Squamous Cell Carcinoma (SCC)

Squamous cell carcinoma is the second most common form of skin cancer. Squamous cell carcinomas often look like scaly red or skin-colored patches, open sores, warts, or elevated growths with a central depression and may crust or bleed. They will also need to be surgically removed, but are more serious because they can spread to the lymph nodes and have about a 5–10 percent mortality rate in the United States, says Dr. King.

skin cancer pictures: photo of a Squamous cell carcinomas

Melanoma Skin Cancer

Love 'em or hate 'em, it's important to know what your moles look like and how they've evolved because melanoma skin cancer often develops from mole cells. While not the most common, melanoma is the most dangerous type of skin cancer. When diagnosed and treated early, melanoma is curable — however, it can spread to other parts of the body and become fatal if gone untreated.

Unlike non-melanoma skin cancer, the sun exposure pattern believed to result in melanoma is that of brief, intense exposure — for example, one blistering sunburn rather than years of tanning, says Dr. King. Melanomas generally appear as dark lesions with irregular borders, adds Dr. Crutchfield. Decoding doctor-speak, a lesion is any abnormal change in skin tissue, such as a mole. Knowing your skin's baseline is key so that you can notice any new moles or changes in existing moles or freckles.

skin cancer pictures: photo of a melanoma

The ABCDEs of Moles

The method of identifying cancerous moles is called the "ugly duckling sign" because you're looking for the odd one: the mole that is a different size, shape, or color than the surrounding moles. The ABCDEs of moles will teach you how to spot skin cancer — the ugly ducks, if you will. (You can visit the American Academy of Dermatology website for more images of how to spot the suspicious moles.)

Asymmetry: If you could "fold" a mole in half, both sides of an irregular one would not line up evenly.

Border irregularity: Border irregularity is when a mole has a crooked or jagged edge rather than a round, smooth edge.

Color variation: Some moles are dark, some are light, some are brown, and some are pink, but all moles should be the same color throughout. A darker ring or different colored splotches (brown, tan, white, red, or even blue) in a mole should be monitored.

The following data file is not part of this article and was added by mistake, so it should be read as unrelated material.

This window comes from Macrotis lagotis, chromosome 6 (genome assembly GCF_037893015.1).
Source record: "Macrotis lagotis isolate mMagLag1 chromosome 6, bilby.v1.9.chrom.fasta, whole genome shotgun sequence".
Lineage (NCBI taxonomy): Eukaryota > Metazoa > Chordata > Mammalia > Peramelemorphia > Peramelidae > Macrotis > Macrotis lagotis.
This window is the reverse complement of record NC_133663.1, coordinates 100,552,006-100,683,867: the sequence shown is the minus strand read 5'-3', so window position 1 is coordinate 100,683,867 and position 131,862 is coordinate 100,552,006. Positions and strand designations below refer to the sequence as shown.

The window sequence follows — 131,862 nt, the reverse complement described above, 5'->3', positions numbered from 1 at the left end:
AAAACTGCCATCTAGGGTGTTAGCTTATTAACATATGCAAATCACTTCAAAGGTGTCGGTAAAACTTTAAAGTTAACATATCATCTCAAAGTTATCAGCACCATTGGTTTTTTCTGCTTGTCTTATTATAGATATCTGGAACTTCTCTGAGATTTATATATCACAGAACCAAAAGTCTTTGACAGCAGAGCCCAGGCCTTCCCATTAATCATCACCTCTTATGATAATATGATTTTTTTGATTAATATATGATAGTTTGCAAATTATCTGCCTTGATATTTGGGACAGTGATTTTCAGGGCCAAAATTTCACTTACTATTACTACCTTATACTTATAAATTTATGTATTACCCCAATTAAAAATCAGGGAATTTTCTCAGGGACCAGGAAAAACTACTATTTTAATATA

Diameter: A mole should be no larger than 6mm. A mole larger than 6mm, or one that grows, should be checked by a derm.

Evolving: A mole or skin lesion that looks different from the rest or is changing in size, shape, or color.

Other Warning Signs of Skin Cancer

Skin lesions and moles that itch, bleed, or won't heal are also possible alarm signals of skin cancer. If you notice the skin is bleeding (for instance, while using a washcloth in the shower) and does not heal on its own within three weeks, go see your dermatologist, says Dr. Crutchfield.

How Often to Check for Skin Cancer

Yearly skin exams are typically recommended as a preventative measure, says Dr. Crutchfield. In addition to a head-to-toe exam, they can also take photos of any suspicious moles. (

A monthly skin check at home is recommended to check for new lesions or to monitor any changes in atypical moles. Do the skin check standing naked in front of a full-length mirror in a room with good lighting and holding a hand mirror, says Dr. King. (Don't miss forgotten spots such as your scalp, between your toes, and nail beds). Get a friend or partner to do a check of hard-to-see places such as your back.

Bottom line: There are many types of skin cancer, each of which can look different from person to person — so go see your doc if you notice any marks on your skin that are new, changing, or otherwise worrisome. (Here's exactly how often you really need to have a skin exam.)

When it comes to identifying the big C, the best advice is "see spot, see spot change, see a dermatologist," according to Dr. Crutchfield.